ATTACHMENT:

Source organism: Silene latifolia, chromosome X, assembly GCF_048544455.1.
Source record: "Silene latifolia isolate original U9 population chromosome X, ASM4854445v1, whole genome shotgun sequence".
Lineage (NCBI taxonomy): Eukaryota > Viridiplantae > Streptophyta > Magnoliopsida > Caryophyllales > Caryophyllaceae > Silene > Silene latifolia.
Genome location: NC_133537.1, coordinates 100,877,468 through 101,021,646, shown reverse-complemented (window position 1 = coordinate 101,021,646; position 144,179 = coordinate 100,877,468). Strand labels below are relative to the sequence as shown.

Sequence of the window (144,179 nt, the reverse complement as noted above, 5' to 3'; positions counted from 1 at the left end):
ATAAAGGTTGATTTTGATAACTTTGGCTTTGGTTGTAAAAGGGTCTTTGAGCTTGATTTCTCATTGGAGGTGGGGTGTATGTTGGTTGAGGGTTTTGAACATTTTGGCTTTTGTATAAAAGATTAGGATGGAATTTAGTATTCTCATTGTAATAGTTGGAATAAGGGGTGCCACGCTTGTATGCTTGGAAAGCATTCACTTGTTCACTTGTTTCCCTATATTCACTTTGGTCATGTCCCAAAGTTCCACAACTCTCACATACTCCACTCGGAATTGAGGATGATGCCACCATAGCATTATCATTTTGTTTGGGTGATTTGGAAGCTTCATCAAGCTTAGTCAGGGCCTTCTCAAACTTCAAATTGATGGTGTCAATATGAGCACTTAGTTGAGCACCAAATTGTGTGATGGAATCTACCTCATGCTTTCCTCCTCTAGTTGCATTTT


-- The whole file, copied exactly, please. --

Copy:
Source organism: Silene latifolia, chromosome X, assembly GCF_048544455.1.
Source record: "Silene latifolia isolate original U9 population chromosome X, ASM4854445v1, whole genome shotgun sequence".
Lineage (NCBI taxonomy): Eukaryota > Viridiplantae > Streptophyta > Magnoliopsida > Caryophyllales > Caryophyllaceae > Silene > Silene latifolia.
Genome location: NC_133537.1, coordinates 100,877,468 through 101,021,646, shown reverse-complemented (window position 1 = coordinate 101,021,646; position 144,179 = coordinate 100,877,468). Strand labels below are relative to the sequence as shown.

Sequence of the window (144,179 nt, the reverse complement as noted above, 5' to 3'; positions counted from 1 at the left end):
ATAAAGGTTGATTTTGATAACTTTGGCTTTGGTTGTAAAAGGGTCTTTGAGCTTGATTTCTCATTGGAGGTGGGGTGTATGTTGGTTGAGGGTTTTGAACATTTTGGCTTTTGTATAAAAGATTAGGATGGAATTTAGTATTCTCATTGTAATAGTTGGAATAAGGGGTGCCACGCTTGTATGCTTGGAAAGCATTCACTTGTTCACTTGTTTCCCTATATTCACTTTGGTCATGTCCCAAAGTTCCACAACTCTCACATACTCCACTCGGAATTGAGGATGATGCCACCATAGCATTATCATTTTGTTTGGGTGATTTGGAAGCTTCATCAAGCTTAGTCAGGGCCTTCTCAAACTTCAAATTGATGGTGTCAATATGAGCACTTAGTTGAGCACCAAATTGTGTGATGGAATCTACCTCATGCTTTCCTCCTCTAGTTGCATTTT